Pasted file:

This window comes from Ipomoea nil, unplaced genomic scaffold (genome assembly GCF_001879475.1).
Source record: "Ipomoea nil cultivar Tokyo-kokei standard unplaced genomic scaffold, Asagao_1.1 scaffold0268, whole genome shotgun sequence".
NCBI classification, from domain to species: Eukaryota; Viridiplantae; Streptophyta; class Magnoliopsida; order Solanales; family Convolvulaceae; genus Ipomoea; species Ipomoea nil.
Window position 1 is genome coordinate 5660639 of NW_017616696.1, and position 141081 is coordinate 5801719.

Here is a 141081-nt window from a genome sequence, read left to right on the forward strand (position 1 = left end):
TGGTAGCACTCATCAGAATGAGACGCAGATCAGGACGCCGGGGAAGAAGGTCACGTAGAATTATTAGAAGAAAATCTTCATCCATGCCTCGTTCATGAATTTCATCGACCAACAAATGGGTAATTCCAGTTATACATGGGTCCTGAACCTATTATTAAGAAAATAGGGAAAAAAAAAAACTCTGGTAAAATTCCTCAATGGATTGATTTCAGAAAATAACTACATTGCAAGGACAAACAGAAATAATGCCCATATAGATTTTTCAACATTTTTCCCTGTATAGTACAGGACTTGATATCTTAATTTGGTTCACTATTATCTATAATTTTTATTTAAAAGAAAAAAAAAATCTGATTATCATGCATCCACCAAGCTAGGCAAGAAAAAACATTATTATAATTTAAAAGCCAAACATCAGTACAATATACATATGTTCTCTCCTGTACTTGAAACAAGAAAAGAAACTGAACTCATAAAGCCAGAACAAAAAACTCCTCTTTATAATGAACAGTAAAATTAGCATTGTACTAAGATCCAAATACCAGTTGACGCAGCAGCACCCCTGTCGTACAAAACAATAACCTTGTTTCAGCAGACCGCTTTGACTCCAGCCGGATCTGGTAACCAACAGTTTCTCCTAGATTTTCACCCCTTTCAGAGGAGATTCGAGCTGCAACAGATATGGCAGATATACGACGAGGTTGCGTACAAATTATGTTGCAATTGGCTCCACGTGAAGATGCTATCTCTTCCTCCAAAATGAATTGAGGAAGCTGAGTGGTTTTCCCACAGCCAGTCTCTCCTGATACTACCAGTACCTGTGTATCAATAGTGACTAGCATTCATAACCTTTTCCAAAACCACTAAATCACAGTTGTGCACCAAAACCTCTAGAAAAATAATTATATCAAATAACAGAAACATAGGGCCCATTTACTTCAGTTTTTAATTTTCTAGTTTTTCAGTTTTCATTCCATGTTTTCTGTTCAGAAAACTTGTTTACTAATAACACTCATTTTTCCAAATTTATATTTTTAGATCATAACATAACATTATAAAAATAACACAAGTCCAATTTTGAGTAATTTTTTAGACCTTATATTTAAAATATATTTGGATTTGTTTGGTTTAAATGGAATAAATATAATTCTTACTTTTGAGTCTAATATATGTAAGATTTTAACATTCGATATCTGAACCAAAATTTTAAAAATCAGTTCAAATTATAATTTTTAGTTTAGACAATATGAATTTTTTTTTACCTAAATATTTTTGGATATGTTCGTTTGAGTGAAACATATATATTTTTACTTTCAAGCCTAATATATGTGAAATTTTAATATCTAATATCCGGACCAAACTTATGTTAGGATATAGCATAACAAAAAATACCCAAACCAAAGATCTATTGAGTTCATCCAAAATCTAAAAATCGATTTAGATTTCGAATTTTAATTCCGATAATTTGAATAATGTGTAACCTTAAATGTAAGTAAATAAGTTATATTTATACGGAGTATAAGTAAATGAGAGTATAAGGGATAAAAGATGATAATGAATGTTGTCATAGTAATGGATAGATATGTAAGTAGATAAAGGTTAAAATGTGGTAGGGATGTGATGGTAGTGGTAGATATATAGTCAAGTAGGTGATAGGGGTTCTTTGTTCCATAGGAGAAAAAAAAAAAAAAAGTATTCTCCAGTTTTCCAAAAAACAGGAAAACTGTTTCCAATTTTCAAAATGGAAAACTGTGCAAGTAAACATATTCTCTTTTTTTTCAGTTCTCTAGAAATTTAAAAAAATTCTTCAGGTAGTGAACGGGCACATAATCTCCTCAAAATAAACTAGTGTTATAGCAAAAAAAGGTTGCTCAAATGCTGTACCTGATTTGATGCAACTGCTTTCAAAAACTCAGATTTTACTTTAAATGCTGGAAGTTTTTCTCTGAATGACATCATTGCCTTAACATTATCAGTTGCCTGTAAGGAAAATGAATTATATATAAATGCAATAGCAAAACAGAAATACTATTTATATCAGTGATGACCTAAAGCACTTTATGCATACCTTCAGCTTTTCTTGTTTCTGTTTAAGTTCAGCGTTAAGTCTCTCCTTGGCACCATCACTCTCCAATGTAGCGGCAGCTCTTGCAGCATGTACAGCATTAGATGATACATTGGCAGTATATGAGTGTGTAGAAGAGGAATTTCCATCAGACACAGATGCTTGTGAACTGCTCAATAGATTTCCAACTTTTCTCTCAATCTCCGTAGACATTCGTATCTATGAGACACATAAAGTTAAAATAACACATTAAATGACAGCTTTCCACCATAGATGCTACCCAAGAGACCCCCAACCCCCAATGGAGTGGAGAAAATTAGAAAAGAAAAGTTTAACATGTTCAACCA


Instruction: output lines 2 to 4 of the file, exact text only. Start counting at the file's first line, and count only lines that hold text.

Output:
Source record: "Ipomoea nil cultivar Tokyo-kokei standard unplaced genomic scaffold, Asagao_1.1 scaffold0268, whole genome shotgun sequence".
NCBI classification, from domain to species: Eukaryota; Viridiplantae; Streptophyta; class Magnoliopsida; order Solanales; family Convolvulaceae; genus Ipomoea; species Ipomoea nil.
Window position 1 is genome coordinate 5660639 of NW_017616696.1, and position 141081 is coordinate 5801719.